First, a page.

The shifting of the stop component may more particularly include moving the second part against an inclined surface of the stop component, the shifting of the stop component being a camming motion thereof arising from engagement of the second part with the inclined surface. Alternatively, the shifting of the stop component may include moving a slidable member along the first part so that the slidable member engages an inclined surface of the stop component, the shifting of the stop component again being a camming motion thereof arising from engagement of the slidable member with the inclined surface.
  • [0019]
    In a further alternative approach, the stop component is provided on a distal or free end of an elongate resilient element attached to or integral with said first part. The shifting of the stop component includes exerting a force on a rear or proximal portion of the elongate resilient element at a point substantially spaced from the stop component, to shift the stop component into an opening provided in the first handle member. Because the override actuation force is applied to the resilient member at a point spaced from the stop, there is no chance that a glove worn by the user would become pinched or caught upon movement of the second handle part past the stop.
  • BRIEF DESCRIPTION OF THE DRAWINGS
  • [0020]
    FIG. 1 is a schematic partial perspective view of a medical instrument with a motion stop or excursion limiter having manual override means, in accordance with the present invention.
  • [0021]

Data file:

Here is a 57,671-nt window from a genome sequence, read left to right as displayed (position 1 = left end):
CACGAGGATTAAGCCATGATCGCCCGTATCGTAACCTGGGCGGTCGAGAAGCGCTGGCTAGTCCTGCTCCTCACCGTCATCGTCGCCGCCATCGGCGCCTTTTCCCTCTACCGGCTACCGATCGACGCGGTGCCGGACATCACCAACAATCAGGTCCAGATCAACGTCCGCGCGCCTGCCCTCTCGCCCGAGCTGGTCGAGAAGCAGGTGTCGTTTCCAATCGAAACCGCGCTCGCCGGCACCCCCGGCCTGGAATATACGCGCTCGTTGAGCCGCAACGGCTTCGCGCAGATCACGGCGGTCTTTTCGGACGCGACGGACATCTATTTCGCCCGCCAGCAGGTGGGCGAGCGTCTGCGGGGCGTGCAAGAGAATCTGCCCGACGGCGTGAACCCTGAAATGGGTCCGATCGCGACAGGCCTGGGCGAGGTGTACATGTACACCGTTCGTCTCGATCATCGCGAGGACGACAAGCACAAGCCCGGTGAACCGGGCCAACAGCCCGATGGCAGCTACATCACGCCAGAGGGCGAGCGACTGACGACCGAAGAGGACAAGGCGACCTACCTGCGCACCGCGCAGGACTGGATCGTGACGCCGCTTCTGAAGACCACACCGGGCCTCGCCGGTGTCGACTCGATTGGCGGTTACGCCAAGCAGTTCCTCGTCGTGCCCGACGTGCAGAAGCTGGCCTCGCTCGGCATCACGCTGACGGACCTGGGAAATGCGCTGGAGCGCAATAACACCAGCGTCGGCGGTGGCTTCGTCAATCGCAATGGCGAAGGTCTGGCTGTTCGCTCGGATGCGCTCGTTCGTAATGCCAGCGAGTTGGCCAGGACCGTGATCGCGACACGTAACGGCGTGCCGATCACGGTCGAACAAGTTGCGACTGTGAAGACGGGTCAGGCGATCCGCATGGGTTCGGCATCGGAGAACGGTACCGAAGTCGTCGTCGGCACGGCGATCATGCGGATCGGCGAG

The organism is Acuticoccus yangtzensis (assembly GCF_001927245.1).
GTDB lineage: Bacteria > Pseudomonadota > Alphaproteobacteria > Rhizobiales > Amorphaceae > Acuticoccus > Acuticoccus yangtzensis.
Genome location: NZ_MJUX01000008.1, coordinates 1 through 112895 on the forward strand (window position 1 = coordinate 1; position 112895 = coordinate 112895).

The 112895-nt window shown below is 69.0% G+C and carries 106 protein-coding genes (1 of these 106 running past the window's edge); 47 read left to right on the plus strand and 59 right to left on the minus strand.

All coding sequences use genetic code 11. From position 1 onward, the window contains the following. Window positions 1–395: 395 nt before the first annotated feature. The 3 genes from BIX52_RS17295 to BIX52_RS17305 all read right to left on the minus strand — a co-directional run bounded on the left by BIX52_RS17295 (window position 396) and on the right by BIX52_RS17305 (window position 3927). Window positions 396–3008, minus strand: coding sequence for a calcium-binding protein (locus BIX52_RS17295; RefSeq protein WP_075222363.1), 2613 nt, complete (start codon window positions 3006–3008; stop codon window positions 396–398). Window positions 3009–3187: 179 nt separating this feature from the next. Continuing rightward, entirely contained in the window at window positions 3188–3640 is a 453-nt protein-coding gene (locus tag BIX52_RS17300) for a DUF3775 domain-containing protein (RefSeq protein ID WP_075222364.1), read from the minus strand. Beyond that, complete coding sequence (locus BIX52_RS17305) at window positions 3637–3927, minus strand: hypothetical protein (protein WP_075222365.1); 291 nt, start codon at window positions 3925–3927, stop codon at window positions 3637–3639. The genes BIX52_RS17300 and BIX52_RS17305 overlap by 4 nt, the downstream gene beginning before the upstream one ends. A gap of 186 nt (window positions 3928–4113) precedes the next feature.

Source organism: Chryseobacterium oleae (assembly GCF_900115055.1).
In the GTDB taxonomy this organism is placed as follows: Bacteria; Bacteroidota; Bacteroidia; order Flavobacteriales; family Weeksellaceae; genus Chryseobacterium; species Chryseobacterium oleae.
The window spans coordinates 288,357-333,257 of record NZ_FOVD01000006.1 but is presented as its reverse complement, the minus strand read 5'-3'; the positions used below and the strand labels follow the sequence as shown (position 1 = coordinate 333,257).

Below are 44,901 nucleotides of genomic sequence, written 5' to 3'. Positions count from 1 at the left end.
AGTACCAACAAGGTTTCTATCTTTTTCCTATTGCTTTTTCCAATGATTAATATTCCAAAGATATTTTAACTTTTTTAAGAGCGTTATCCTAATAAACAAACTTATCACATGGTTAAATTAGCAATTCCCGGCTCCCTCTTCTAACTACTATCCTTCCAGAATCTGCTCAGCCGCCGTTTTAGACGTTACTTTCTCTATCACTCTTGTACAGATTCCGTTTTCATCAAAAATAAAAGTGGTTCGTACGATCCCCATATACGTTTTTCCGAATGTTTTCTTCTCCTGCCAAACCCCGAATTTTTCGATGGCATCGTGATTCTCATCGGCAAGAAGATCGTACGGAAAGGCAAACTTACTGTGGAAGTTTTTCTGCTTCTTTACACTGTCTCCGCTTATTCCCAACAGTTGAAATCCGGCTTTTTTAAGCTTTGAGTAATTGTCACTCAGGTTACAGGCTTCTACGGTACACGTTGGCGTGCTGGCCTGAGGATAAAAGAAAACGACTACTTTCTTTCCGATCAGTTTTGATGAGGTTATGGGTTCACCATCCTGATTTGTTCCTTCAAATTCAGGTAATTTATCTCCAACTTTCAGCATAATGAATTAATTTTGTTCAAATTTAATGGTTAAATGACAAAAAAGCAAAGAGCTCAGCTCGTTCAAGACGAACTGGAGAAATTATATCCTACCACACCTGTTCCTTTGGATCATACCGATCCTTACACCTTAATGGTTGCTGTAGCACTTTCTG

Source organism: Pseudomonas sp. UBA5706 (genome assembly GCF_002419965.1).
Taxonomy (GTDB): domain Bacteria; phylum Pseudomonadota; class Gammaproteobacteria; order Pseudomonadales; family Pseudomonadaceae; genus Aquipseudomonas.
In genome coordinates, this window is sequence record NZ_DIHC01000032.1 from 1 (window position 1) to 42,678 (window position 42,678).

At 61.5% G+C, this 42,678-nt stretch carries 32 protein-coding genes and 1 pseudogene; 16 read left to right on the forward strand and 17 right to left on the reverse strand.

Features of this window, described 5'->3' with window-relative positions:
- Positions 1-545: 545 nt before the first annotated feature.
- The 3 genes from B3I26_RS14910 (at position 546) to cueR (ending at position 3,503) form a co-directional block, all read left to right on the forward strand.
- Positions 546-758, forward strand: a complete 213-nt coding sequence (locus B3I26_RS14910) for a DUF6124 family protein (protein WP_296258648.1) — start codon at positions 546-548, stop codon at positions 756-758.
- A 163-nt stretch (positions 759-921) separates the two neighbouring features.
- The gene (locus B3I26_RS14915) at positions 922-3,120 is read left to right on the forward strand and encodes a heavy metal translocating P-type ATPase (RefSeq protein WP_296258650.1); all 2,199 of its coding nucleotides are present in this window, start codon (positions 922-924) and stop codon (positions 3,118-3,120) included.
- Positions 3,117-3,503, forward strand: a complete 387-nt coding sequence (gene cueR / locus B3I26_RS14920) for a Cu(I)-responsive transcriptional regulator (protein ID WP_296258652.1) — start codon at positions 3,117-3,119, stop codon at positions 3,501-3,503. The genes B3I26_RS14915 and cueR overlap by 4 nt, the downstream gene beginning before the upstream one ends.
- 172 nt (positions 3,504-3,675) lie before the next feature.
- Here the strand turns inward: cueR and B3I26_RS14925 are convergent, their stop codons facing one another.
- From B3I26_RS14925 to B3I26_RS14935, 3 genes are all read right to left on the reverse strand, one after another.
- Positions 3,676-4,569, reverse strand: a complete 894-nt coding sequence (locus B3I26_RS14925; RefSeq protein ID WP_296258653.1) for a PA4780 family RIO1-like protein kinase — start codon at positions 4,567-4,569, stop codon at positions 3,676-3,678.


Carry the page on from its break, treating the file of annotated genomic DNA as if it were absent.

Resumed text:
FIG. 2 is a schematic partial perspective view of a medical instrument with another motion stop or excursion limiter having manual override means, in accordance with the present invention.
  • [0022]
    FIG. 3 is a schematic partial perspective view of a medical instrument with a modified motion stop or excursion limiter having a modified manual override means, in accordance with the present invention.
  • [0023]
    FIG. 4 is a partial transverse cross-sectional view taken along line IV-IV in FIG. 3.
  • [0024]
    Features having the same structure and function in FIGS. 1-3 are designated with the same reference numerals.
  • DETAILED DESCRIPTION
  • [0025]
    As depicted in FIG. 1, an endoscopic or laparoscopic medical instrument 10 comprises a tubular introducer sheath 12, an operative element 14 such as a specimen retrieval pouch 16 on a loop 18, an elongate shifter 20 connected at a distal end to the operative element, a handle 22, at least one stop component 24, and an override 26. Shifter 20 and operative element 14 are movable relative to tubular sheath 12. Handle 22 has a first part 28 fixed to a proximal end of tubular sheath 12 and a second part 30 fixed to a proximal end of shifter 20. Stop component 24 is disposed on first handle part 28 to limit relative motion of the handle parts 28 and 30 and concomitantly to stop travel of the operative element 14 at a predetermined location relative to a distal end 31 of tubular sheath 12. Override 26 enables a user to override or passivate stop component 24 and thereby permit travel of operative element 14 past the predetermined location.
  • [0026]